Is Barack Obama trying to shake off the "most liberal senator" label he has been stuck with lately? That's the general thesis behind articles in this morning's Wall Street Journal and Monday's edition of the Hill.
The Journal article posits that Obama's support of a recently passed House bill that would grant immunity to telecom companies that allegedly aided the Bush administration in illegal wiretaps is one sign among many that Obama is moving to the political center. (Obama says he opposes the immunity provision, and will work to strip it from the bill, but that attempt is likely to fail.) In addition to his stance on the wiretapping legislation, the article points to Obama's recent decision to opt out of public campaign financing and an early June speech he gave to the pro-Israel lobby AIPAC in which he pledged strong support for Israel as further evidence of his attempt to appear more moderate. During the speech, he also hardened his stance on Iran, saying he would "do everything in my power to prevent Iran from obtaining a nuclear weapon -- everything."
A recent Wall Street Journal/NBC News poll found that 58 percent of voters see Obama as a liberal, while only 24 percent view him as a moderate. The same poll also found that voters perceive Obama to be more liberal than they are themselves.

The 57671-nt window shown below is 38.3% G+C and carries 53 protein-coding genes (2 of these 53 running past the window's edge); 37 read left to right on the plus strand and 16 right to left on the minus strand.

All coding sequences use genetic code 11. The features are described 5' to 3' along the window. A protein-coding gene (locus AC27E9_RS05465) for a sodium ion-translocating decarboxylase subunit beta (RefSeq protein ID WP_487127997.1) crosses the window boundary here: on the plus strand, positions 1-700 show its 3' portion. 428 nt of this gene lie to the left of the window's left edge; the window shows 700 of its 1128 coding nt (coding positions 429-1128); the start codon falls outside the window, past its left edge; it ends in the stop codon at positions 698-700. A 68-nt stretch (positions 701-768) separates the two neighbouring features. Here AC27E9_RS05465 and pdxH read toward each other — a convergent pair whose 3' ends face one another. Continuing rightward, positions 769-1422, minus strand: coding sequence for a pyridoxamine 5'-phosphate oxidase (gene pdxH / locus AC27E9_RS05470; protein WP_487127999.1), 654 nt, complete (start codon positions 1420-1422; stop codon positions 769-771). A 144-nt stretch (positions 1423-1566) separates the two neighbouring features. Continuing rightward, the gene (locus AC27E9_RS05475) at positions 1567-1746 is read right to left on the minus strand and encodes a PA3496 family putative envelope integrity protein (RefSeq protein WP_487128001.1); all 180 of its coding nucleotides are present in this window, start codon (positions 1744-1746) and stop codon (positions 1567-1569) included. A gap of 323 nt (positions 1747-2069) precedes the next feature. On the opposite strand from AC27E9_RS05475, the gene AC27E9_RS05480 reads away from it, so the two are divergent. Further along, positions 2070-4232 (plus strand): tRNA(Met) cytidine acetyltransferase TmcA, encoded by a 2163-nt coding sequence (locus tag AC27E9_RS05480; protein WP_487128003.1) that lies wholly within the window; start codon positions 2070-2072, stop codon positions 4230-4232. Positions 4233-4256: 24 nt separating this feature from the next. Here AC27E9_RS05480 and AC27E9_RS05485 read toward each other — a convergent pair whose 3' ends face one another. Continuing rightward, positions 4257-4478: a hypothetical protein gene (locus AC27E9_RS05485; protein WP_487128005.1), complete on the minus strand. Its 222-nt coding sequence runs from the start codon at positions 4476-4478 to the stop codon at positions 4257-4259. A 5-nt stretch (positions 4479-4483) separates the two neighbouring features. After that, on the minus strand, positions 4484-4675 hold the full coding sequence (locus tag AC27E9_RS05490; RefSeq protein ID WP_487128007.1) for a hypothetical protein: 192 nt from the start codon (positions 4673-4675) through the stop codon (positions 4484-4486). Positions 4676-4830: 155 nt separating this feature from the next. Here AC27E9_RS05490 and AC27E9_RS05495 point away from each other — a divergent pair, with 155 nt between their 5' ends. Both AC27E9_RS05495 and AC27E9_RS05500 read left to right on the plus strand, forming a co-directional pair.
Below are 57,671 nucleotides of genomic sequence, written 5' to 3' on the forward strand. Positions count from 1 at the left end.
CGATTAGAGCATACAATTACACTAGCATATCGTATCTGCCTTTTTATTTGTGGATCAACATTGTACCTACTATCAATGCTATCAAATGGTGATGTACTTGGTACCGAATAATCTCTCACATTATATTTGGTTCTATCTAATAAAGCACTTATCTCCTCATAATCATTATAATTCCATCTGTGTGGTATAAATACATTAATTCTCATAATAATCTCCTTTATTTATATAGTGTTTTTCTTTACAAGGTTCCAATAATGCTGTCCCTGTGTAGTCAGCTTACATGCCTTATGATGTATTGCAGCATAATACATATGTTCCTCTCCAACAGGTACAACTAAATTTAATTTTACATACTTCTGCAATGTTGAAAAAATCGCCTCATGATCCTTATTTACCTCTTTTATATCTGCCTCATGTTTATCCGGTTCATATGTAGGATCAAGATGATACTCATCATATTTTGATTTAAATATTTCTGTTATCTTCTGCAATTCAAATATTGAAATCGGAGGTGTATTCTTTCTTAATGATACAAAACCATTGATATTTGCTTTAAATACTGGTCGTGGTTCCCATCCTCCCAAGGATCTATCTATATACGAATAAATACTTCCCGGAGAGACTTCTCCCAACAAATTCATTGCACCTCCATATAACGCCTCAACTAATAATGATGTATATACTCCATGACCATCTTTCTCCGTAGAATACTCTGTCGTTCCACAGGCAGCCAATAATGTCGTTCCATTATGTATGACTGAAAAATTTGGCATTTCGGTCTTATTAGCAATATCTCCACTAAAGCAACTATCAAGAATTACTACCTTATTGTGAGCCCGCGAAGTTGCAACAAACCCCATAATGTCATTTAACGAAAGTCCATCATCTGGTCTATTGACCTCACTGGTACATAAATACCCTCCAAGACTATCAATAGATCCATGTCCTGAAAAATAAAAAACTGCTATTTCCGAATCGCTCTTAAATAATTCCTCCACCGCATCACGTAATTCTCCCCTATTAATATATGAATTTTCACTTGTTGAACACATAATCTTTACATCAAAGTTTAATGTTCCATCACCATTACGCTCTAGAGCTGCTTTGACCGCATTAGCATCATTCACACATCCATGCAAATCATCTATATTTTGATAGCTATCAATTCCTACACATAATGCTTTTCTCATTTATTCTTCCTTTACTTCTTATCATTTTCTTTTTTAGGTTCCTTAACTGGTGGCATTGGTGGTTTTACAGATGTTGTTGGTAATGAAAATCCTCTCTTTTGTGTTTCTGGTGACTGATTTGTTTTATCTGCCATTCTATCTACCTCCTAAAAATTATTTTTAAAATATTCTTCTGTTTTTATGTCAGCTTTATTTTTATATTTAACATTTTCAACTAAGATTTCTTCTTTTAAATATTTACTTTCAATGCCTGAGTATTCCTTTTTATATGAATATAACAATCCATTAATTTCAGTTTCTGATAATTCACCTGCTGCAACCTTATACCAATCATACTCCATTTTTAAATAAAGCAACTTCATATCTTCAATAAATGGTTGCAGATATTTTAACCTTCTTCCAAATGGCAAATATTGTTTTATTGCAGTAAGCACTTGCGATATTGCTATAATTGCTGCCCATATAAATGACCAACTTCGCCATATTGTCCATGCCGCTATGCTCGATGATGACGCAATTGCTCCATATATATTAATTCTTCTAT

The Hill's story covers much of the same ground, but also focuses on MoveOn.org's efforts to get liberals to pressure Obama into changing his position on the telecom bill. MoveOn officials feel Obama has reneged on a promise made last fall. At the time, spokesman Bill Burton released a statement that said Obama "will support a filibuster of any bill that includes retroactive immunity for telecommunications companies."
Obama's recent actions do appear to indicate that he's now trying to shift toward the center, as candidates tend to do after winning primaries, to attract independent voters. This raises a question: Does Obama actually need to become more moderate to win? Though the Journal article correctly notes that Obama's professed willingness to negotiate with Iranian leaders has been "controversial," a recent Gallup poll showed that 67 percent of Americans, including 70 percent of independents, favored the idea of the president meeting with U.S. adversaries. Additionally, a poll commissioned by the ACLU in January found that 57 percent of voters opposed immunity for the telecom corporations.